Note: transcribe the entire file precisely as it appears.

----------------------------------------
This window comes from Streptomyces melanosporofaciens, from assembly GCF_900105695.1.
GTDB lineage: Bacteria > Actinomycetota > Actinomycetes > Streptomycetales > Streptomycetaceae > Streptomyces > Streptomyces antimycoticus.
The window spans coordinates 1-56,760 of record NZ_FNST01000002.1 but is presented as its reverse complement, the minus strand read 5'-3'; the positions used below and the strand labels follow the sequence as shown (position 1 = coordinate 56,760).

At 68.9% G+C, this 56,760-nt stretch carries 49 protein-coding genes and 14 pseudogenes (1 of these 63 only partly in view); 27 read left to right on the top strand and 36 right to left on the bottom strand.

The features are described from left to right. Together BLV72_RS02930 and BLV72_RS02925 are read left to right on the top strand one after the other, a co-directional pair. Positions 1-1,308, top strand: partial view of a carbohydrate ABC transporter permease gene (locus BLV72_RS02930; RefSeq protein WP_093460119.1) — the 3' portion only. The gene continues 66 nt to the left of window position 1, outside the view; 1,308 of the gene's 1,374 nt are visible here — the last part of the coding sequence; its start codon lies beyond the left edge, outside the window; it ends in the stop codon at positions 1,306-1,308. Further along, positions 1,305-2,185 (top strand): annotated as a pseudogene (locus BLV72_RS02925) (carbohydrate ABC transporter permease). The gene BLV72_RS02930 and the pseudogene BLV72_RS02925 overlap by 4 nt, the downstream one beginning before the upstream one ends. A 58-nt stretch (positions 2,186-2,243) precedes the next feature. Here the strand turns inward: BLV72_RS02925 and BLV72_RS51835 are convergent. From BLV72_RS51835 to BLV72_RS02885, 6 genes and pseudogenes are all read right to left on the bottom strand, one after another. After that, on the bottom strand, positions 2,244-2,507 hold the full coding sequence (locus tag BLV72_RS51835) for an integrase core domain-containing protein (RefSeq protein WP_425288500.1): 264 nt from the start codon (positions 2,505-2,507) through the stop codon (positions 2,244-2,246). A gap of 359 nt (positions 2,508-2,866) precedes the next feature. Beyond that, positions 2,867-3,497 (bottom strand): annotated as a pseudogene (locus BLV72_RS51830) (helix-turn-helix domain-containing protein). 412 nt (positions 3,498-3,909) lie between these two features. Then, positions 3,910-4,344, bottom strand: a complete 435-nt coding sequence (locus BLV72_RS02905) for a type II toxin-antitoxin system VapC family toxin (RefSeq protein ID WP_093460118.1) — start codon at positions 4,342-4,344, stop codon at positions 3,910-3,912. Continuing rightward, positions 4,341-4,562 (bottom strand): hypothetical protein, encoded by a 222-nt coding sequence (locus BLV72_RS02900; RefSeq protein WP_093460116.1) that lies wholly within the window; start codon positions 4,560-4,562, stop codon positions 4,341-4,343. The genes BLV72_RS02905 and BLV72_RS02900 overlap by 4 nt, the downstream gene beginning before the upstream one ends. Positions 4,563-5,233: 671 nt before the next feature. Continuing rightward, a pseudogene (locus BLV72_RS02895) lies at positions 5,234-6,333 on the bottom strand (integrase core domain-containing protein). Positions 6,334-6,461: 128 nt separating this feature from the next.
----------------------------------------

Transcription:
This window comes from Streptomyces melanosporofaciens, from assembly GCF_900105695.1.
GTDB lineage: Bacteria > Actinomycetota > Actinomycetes > Streptomycetales > Streptomycetaceae > Streptomyces > Streptomyces antimycoticus.
The window spans coordinates 1-56,760 of record NZ_FNST01000002.1 but is presented as its reverse complement, the minus strand read 5'-3'; the positions used below and the strand labels follow the sequence as shown (position 1 = coordinate 56,760).

At 68.9% G+C, this 56,760-nt stretch carries 49 protein-coding genes and 14 pseudogenes (1 of these 63 only partly in view); 27 read left to right on the top strand and 36 right to left on the bottom strand.

The features are described from left to right. Together BLV72_RS02930 and BLV72_RS02925 are read left to right on the top strand one after the other, a co-directional pair. Positions 1-1,308, top strand: partial view of a carbohydrate ABC transporter permease gene (locus BLV72_RS02930; RefSeq protein WP_093460119.1) — the 3' portion only. The gene continues 66 nt to the left of window position 1, outside the view; 1,308 of the gene's 1,374 nt are visible here — the last part of the coding sequence; its start codon lies beyond the left edge, outside the window; it ends in the stop codon at positions 1,306-1,308. Further along, positions 1,305-2,185 (top strand): annotated as a pseudogene (locus BLV72_RS02925) (carbohydrate ABC transporter permease). The gene BLV72_RS02930 and the pseudogene BLV72_RS02925 overlap by 4 nt, the downstream one beginning before the upstream one ends. A 58-nt stretch (positions 2,186-2,243) precedes the next feature. Here the strand turns inward: BLV72_RS02925 and BLV72_RS51835 are convergent. From BLV72_RS51835 to BLV72_RS02885, 6 genes and pseudogenes are all read right to left on the bottom strand, one after another. After that, on the bottom strand, positions 2,244-2,507 hold the full coding sequence (locus tag BLV72_RS51835) for an integrase core domain-containing protein (RefSeq protein WP_425288500.1): 264 nt from the start codon (positions 2,505-2,507) through the stop codon (positions 2,244-2,246). A gap of 359 nt (positions 2,508-2,866) precedes the next feature. Beyond that, positions 2,867-3,497 (bottom strand): annotated as a pseudogene (locus BLV72_RS51830) (helix-turn-helix domain-containing protein). 412 nt (positions 3,498-3,909) lie between these two features. Then, positions 3,910-4,344, bottom strand: a complete 435-nt coding sequence (locus BLV72_RS02905) for a type II toxin-antitoxin system VapC family toxin (RefSeq protein ID WP_093460118.1) — start codon at positions 4,342-4,344, stop codon at positions 3,910-3,912. Continuing rightward, positions 4,341-4,562 (bottom strand): hypothetical protein, encoded by a 222-nt coding sequence (locus BLV72_RS02900; RefSeq protein WP_093460116.1) that lies wholly within the window; start codon positions 4,560-4,562, stop codon positions 4,341-4,343. The genes BLV72_RS02905 and BLV72_RS02900 overlap by 4 nt, the downstream gene beginning before the upstream one ends. Positions 4,563-5,233: 671 nt before the next feature. Continuing rightward, a pseudogene (locus BLV72_RS02895) lies at positions 5,234-6,333 on the bottom strand (integrase core domain-containing protein). Positions 6,334-6,461: 128 nt separating this feature from the next.